The idea of separating audit and consultancy work also finds some support. This is also the direction in which the market is moving, especially in the US.

  However, there are reservations on two counts about prescribing such change. First there are definitional problems. Some types of non-audit work fall naturally to auditors. An example is the preparation of regulatory returns for insurance companies.

  For this reason the ABI has resisted the temptation to prescribe a formal separation of the audit/consultancy role or to prescribe any maxima for the ratio of non-audit to audit fees.

  There is, however, scope for strengthening governance in this area, even as an interim measure pending the conclusion of broader debate. The ABI's Institutional Voting Information Service already monitors the ratio of audit to non-audit fees. When the latter exceed the former, we now plan to follow through with a letter to the chairman of the audit committee, asking for an explanation of the fees, confirmation that the committee is comfortable with the award of non-audit work to its auditor and to state whether non audit work had been put out to tender.

  A second concern that is sometimes voiced in this debate is that auditing will cease to attract talented individuals if it becomes a dead-end activity. This is all the more questionable in that it is sometimes put forward by audit firms in order to justify their activity as consultants.

  The notion that audit work is simply a means of acquiring the contacts and knowledge that lead on to consultancy work debases the importance of the audit process. It suggests that there may be an element of cross-subsidy in which the audit is effectively a loss-leader designed to attract lucrative consultancy work.

  If institutional shareholders want to ensure that company accounts are properly audited, they must be prepared to sanction appropriate fees. It may well be that audit fees should rise as standards are tightened in the wake of Enron. Shareholders should support this if it leads to higher quality audits and reduces the temptation for audit firms to raise additional revenue through consultancy.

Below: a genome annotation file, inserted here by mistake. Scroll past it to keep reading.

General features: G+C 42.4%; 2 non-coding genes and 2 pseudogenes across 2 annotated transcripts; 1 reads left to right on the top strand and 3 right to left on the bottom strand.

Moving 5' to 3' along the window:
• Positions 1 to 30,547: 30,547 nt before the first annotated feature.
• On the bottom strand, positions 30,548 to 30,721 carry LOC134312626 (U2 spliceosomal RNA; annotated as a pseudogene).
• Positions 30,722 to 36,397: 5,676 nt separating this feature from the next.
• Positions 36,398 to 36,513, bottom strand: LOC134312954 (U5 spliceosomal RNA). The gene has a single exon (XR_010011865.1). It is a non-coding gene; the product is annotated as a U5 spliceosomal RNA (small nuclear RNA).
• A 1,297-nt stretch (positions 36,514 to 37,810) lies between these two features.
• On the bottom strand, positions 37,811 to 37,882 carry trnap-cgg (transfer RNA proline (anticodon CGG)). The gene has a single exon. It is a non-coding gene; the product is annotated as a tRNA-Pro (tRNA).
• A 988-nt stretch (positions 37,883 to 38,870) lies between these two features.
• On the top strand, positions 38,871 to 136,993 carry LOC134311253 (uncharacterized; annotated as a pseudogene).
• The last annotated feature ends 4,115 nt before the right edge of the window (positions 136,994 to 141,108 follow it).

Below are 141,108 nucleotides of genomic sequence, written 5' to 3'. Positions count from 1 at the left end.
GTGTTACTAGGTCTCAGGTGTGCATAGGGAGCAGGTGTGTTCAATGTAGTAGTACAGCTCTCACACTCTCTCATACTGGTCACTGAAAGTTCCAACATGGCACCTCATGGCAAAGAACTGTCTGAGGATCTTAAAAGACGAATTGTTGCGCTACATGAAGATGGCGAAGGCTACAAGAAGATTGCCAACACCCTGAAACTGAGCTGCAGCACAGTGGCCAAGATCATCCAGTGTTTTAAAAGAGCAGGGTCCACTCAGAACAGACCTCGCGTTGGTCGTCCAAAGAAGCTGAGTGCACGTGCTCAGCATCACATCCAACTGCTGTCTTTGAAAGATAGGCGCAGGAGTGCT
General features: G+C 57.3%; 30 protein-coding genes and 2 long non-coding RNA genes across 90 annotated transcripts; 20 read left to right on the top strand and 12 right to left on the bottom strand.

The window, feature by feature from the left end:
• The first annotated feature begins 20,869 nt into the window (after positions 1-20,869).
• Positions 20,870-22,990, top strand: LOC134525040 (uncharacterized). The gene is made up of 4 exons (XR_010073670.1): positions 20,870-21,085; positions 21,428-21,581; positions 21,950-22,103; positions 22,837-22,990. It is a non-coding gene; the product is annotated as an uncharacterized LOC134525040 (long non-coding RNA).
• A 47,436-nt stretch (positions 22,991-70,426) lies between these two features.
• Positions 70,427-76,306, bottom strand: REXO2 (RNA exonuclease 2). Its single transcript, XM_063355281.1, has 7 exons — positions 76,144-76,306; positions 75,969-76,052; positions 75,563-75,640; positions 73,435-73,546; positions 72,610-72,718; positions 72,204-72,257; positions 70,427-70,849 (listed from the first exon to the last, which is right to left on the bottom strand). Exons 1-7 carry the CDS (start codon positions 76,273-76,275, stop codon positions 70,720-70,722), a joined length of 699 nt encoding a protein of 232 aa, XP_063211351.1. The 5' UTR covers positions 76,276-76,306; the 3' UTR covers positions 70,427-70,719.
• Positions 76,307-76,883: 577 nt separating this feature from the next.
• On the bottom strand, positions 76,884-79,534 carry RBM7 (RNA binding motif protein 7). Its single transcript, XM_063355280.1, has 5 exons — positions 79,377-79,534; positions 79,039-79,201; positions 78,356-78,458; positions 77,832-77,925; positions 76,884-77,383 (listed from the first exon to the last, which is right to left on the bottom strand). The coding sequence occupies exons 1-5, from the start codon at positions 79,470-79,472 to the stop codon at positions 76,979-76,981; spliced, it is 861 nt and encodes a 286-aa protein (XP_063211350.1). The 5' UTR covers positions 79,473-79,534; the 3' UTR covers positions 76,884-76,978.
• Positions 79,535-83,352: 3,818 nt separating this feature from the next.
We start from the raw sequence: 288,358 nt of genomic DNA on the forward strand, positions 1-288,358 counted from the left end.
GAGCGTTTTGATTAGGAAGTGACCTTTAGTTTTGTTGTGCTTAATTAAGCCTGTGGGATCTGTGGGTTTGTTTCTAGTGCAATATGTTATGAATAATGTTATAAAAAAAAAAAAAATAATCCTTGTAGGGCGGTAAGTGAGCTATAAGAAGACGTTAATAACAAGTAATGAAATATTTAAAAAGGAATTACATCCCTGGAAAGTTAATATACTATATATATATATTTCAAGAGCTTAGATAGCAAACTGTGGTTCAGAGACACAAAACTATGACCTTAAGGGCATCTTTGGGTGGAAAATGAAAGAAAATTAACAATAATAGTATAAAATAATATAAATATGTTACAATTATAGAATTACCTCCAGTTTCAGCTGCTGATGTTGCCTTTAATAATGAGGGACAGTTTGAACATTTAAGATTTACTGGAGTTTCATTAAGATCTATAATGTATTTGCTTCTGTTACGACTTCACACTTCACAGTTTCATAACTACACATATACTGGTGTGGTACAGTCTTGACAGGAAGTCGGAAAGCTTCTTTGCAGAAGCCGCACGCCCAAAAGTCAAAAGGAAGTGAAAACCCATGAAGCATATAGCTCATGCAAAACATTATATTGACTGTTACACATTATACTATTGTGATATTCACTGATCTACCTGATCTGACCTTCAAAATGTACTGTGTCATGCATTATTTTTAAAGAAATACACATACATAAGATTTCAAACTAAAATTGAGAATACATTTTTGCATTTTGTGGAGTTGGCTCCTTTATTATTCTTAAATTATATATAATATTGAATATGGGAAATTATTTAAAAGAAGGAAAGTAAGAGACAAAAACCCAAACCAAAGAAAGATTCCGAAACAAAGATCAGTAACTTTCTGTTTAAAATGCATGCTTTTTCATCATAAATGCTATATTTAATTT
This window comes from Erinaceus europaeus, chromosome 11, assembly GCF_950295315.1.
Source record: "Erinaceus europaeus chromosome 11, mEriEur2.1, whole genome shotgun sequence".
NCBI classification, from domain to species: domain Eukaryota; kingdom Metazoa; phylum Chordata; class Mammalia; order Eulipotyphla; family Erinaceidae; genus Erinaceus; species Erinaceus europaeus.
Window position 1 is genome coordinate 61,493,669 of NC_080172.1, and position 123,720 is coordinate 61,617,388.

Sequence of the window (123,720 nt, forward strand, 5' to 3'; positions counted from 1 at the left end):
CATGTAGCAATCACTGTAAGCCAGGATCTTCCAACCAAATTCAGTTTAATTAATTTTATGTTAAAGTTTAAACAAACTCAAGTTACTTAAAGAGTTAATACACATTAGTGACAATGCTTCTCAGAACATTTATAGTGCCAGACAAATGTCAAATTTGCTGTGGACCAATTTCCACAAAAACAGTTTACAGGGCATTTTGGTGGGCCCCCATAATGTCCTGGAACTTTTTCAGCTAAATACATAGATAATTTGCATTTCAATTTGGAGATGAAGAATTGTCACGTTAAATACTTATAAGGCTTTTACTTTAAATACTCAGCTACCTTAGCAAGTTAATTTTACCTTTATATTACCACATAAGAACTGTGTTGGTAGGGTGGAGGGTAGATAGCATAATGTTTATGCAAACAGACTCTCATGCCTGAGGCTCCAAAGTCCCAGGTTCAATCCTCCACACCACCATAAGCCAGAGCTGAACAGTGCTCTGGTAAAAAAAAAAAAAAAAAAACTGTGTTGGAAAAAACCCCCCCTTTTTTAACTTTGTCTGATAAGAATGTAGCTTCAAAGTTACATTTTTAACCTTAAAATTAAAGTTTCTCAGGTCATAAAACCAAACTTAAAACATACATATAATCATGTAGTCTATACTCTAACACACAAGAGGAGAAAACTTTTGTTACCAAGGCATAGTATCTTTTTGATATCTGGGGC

There are two provisos. First, it would be wrong to concede higher fees simply because a contraction in the number of large audit firms had reduced competitive pressure. Companies need a diversity of choice when looking for an auditor. Second, higher fees would also require higher standards of supervision.

  There is a strong case for revisiting the role of the audit committee and for requiring it to make regular disclosure in the annual report about its activity in supervising the audit process. Such disclosure would increase the accountability of the audit committee. It would include confirmation that the committee had assured itself that the audit process was suitably independent and that any non-audit work had been awarded on an appropriate basis. Shareholders should satisfy themselves that the audit committee was qualified to make such assurances.



  There are two main ways in which the present system could be strengthened. First audit partners should be rotated more frequently and actively discouraged from moving to senior jobs within client companies. This would prevent them from becoming too close to the companies with which they are involved.

  Second, short of a formal ban on consultancy work, there is a need to encourage a greater awareness of the importance of ensuring that consultancy work is awarded on an appropriate basis. Putting non-audit consultancy work out to tender would help but is not the entire answer. There must be a strong onus on audit committees to ensure that auditors are producing objective work and that non-audit work is awarded on an appropriate basis.

  The diminishing opportunity to cross subsidise audit work from consultancy fees may mean that audit fees would have to rise. However, this would be a price worth paying to prevent a repetition of a collapse as damaging and expensive to so many people as that of Enron.